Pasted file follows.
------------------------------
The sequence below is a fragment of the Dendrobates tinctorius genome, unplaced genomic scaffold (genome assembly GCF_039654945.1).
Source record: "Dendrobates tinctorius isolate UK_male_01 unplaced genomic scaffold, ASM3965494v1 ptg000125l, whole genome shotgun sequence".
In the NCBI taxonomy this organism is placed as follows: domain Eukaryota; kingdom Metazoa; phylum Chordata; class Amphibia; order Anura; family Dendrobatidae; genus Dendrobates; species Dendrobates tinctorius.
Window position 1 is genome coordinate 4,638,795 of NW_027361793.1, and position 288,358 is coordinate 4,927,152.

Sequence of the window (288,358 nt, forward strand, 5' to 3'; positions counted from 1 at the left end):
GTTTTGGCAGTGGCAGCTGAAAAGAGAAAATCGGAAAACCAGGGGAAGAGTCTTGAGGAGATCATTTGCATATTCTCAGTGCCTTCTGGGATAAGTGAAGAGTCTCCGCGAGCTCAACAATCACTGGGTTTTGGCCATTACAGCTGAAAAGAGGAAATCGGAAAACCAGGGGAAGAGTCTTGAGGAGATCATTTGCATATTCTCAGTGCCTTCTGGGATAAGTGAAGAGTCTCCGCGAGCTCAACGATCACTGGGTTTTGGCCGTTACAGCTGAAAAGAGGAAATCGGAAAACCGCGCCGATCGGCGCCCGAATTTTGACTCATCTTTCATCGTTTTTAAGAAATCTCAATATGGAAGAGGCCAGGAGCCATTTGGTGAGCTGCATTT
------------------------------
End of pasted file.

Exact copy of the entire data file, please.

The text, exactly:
The sequence below is a fragment of the Dendrobates tinctorius genome, unplaced genomic scaffold (genome assembly GCF_039654945.1).
Source record: "Dendrobates tinctorius isolate UK_male_01 unplaced genomic scaffold, ASM3965494v1 ptg000125l, whole genome shotgun sequence".
In the NCBI taxonomy this organism is placed as follows: domain Eukaryota; kingdom Metazoa; phylum Chordata; class Amphibia; order Anura; family Dendrobatidae; genus Dendrobates; species Dendrobates tinctorius.
Window position 1 is genome coordinate 4,638,795 of NW_027361793.1, and position 288,358 is coordinate 4,927,152.

Sequence of the window (288,358 nt, forward strand, 5' to 3'; positions counted from 1 at the left end):
GTTTTGGCAGTGGCAGCTGAAAAGAGAAAATCGGAAAACCAGGGGAAGAGTCTTGAGGAGATCATTTGCATATTCTCAGTGCCTTCTGGGATAAGTGAAGAGTCTCCGCGAGCTCAACAATCACTGGGTTTTGGCCATTACAGCTGAAAAGAGGAAATCGGAAAACCAGGGGAAGAGTCTTGAGGAGATCATTTGCATATTCTCAGTGCCTTCTGGGATAAGTGAAGAGTCTCCGCGAGCTCAACGATCACTGGGTTTTGGCCGTTACAGCTGAAAAGAGGAAATCGGAAAACCGCGCCGATCGGCGCCCGAATTTTGACTCATCTTTCATCGTTTTTAAGAAATCTCAATATGGAAGAGGCCAGGAGCCATTTGGTGAGCTGCATTT